« Brain Gym | Main | Language and culture »

Choosing timetabling software

May 12, 2005

Hello again. A recent comment on this blog asked for information about timetabling software. I don't feel I can recommend a particular product as each school will have different requirements, but I thought it would be worth discussing some of the isssues involved in choosing software appropriate to your needs.

I think the first consideration is ease of use for those who need to operate the system. The onscreen information should be user friendly with clear instructions. You also need something that is easy to correct. If you select the wrong action, is it easy to stop and amend it? If several people will be using it are there safeguards to lock key decisions that you do want to have changed?

Think very carefully about what will serve your needs. You may want a global package that handles multiple administrative procedures or you may want a stand alone timetabler. Discuss the criteria with the people in your school who will actually have to use it. It will be pointless buying a product that they find unhelpful or too complicated.

Check with your potential supplier which schools actually use their product and get some feedback from users. Ask users about any problems they have and about the quality of the aftercare service.

Ensure that your supplier will not insist on your buying more features than you actually need. A reputable supplier should be able to come to your school, listen to your needs, make an assessment and then suggest a product that is adapted to your situation. A small school with 100 students is unlikely to need the same package as major college catering for thousands. Also, find out what provisions they make for updating the package with new features.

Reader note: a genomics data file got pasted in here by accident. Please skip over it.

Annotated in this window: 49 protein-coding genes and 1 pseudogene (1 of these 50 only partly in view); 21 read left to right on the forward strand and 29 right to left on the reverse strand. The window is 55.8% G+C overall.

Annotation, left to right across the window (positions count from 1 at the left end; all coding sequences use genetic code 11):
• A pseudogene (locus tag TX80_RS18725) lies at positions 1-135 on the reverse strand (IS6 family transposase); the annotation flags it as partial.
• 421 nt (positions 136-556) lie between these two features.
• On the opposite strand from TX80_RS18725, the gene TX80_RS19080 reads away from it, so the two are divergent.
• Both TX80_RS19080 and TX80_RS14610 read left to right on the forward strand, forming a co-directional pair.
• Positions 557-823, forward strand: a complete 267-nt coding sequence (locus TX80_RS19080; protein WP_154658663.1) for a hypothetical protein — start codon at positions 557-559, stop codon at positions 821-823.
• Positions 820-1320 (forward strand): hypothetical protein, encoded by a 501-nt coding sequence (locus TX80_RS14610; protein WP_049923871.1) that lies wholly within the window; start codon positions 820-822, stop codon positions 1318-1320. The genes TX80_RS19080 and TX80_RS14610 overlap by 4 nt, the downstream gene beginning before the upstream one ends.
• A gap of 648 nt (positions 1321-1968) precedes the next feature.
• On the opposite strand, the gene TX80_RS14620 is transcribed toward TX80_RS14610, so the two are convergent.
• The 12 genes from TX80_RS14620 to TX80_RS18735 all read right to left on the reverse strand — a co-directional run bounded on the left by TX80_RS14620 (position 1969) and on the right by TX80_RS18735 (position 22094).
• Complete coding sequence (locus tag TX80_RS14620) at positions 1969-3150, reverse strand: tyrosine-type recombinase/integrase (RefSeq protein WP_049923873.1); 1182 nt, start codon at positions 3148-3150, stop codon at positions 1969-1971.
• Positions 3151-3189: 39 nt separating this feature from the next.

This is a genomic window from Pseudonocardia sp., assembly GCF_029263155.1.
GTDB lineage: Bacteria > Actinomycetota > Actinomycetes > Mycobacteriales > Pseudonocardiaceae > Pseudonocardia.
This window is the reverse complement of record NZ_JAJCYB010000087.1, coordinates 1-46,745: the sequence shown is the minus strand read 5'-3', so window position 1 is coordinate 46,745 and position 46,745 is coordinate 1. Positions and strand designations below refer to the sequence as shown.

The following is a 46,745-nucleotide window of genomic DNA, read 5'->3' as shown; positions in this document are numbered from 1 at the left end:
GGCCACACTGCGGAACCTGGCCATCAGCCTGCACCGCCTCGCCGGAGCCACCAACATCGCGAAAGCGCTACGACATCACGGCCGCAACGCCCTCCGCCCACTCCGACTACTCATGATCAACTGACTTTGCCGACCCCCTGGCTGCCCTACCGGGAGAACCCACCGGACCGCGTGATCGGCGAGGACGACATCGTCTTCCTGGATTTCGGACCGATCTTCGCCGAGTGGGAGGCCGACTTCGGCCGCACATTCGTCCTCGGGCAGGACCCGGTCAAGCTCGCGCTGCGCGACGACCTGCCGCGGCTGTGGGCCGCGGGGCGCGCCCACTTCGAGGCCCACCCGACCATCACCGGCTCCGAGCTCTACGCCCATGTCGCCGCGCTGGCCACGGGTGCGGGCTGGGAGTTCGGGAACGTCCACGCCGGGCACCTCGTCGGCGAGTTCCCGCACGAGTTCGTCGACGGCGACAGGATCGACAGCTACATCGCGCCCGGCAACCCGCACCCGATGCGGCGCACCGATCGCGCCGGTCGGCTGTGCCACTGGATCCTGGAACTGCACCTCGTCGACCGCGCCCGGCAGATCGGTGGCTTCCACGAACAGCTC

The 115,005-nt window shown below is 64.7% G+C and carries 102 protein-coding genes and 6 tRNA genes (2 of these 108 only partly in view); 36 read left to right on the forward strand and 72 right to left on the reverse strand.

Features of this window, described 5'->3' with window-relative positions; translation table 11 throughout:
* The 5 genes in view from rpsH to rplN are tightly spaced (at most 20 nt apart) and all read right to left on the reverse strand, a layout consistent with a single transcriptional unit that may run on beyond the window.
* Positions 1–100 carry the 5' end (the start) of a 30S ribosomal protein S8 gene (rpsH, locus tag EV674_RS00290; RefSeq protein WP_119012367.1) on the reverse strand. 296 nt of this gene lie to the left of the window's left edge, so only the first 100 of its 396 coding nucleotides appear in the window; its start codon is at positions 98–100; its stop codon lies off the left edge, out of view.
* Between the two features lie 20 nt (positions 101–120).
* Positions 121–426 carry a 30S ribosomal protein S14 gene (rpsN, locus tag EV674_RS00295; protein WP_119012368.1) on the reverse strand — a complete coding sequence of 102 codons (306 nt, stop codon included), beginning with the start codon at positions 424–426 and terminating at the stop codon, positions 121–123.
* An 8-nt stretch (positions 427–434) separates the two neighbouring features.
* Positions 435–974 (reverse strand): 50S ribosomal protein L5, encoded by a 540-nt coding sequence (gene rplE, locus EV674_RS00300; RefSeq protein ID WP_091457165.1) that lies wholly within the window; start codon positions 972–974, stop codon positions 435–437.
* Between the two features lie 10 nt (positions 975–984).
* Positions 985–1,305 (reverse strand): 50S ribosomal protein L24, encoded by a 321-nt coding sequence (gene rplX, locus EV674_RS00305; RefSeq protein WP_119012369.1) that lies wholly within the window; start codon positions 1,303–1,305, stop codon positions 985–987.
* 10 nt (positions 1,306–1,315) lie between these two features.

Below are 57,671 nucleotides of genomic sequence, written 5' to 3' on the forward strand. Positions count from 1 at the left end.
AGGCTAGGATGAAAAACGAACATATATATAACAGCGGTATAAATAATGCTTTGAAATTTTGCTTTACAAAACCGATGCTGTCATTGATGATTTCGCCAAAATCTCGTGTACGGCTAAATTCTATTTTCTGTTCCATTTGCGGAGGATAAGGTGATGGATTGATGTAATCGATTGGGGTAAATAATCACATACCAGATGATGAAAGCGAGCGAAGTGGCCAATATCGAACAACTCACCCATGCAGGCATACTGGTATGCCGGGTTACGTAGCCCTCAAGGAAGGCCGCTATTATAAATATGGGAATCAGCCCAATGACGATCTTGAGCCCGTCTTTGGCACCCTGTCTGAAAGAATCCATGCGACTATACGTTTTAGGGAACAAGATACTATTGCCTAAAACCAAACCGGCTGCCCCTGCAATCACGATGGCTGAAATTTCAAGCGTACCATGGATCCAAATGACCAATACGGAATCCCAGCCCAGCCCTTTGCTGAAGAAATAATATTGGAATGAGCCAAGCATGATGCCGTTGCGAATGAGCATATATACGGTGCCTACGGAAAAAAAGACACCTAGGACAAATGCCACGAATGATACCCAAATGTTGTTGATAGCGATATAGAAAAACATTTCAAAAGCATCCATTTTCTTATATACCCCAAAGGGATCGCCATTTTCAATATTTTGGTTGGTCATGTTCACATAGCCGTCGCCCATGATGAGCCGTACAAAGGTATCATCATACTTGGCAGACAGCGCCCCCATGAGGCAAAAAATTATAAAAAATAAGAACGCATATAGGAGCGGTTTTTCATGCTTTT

Try out free software from the Internet first so that you get an idea of the features you will find useful. Buying the right software is likely to be a major investment, so it's worth choosing it with care.
I'd be interested in hearing about your experiences.

Back soon.


Trackback Pings

TrackBack URL for this entry:


  1. Jean Says:

    I love your web page, so much information. I've been teaching at home (Canada) this winter and my first classroom job will be in the fall. Could you or anyone else recommend a good activity book for me to take to Asia with me? I know it's easier for the students to learn if they're having fun at the same time. Thanks for your help.

  1. PDean Says:

    Note from Patricia:

    Hello, Jean.

    I'm glad you find the pages useful. Here are a couple of books you might find useful:

    Five-minute Activities: A Resource Book of Short Activities (Cambridge Handbooks for Language Teachers), Penny Ur, Andrew Wright.
    Cambridge University Press Paperback, 1992.

    700 Classroom Activities, David Seymour, Maria Popova. Macmillan ELT Paperback, 2003.

    However, there are lots of activity books available so perhaps other teachers will suggest their favorites too.

    Best wishes,


Post a Comment



Remember Me?

(you may use HTML tags for style)